Two types of slow cookers on the market are the programmable and non-programmable cookers. Programmable slow cookers don't require attention once the cooker is set up to cook foods, whereas nonprogrammable cookers do require intermittent attention for changing settings during the cooking time.
Programmable slow cookers can be set to cook the food for a set amount of time using the timer. The cooker can be programmed to keep the food warm after the timer runs down, until you are ready to eat. For example, you can set the cooker to cook food on high for four hours. After the cooking time is complete, the cooker will reset to warm. You can be gone for six hours and come home to a cooked meal that is still warm and not overcooked or burnt.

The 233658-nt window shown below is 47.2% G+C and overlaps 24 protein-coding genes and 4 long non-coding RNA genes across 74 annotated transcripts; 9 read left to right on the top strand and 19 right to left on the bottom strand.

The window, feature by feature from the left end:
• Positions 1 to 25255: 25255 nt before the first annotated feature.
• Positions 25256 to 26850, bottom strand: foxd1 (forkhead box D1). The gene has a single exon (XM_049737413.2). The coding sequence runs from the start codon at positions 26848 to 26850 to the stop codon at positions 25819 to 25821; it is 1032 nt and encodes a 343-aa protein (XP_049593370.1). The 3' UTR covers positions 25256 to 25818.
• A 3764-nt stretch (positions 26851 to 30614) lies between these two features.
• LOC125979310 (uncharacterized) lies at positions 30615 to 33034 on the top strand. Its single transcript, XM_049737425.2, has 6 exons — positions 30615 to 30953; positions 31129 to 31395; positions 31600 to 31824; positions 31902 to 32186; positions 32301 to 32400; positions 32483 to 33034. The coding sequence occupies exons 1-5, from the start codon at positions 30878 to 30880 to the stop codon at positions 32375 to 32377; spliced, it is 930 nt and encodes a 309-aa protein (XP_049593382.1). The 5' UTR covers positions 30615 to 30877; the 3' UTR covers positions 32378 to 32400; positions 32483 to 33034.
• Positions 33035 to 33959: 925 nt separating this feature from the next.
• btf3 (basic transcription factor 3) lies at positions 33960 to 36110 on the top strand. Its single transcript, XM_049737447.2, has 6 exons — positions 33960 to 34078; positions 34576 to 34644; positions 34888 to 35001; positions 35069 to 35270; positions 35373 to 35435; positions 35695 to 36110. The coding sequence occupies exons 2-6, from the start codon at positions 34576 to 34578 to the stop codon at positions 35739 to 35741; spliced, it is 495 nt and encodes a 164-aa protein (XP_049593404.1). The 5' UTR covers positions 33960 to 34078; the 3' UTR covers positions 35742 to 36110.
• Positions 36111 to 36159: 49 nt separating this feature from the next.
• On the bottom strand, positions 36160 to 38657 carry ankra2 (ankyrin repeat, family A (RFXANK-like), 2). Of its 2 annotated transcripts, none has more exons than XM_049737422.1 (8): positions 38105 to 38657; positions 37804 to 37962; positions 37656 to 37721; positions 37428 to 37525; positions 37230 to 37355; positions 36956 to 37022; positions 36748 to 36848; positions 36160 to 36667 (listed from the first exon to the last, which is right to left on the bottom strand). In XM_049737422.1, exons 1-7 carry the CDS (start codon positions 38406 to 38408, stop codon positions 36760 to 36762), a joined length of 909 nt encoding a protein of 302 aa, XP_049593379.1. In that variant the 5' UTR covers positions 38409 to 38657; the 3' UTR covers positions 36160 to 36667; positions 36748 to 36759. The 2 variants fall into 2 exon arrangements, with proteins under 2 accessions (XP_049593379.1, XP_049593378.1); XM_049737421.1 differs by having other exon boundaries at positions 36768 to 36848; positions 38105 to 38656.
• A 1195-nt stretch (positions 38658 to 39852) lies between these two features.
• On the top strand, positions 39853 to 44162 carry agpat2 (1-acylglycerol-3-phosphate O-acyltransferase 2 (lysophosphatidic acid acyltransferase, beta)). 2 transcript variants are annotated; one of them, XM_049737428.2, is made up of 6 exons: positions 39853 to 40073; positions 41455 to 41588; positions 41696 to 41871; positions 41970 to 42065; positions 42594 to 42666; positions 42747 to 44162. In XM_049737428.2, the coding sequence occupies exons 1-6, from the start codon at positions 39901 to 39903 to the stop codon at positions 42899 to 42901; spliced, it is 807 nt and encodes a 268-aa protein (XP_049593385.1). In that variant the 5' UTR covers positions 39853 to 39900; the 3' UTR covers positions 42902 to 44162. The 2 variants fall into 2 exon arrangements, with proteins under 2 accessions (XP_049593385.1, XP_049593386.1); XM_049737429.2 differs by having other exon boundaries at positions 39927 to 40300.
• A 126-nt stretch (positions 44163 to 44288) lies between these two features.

Nonprogrammable cookers can cook foods at one heat level until you manually turn the cooker off or turn the setting to warm. If you leave the house for six hours with the cooker on high, the food may be overcooked or burnt. If you set the cooking time on low, the food may not be completely cooked or ready to eat when you arrive home.
The cost of programmable and nonprogrammable slow cookers ranges from $23 to $70. Programmable units cost more, other features being comparable.
The size of the of the slow cooker informs the types of foods you can prepare in the cooker. Meats can be cooked in a nonprogrammable or programmable slow cooker, but the quantity of meat depends on the size of the cooker. You can make stews, soups and sauces in cookers, but the size of the cooker again will determine how much you can make at one time.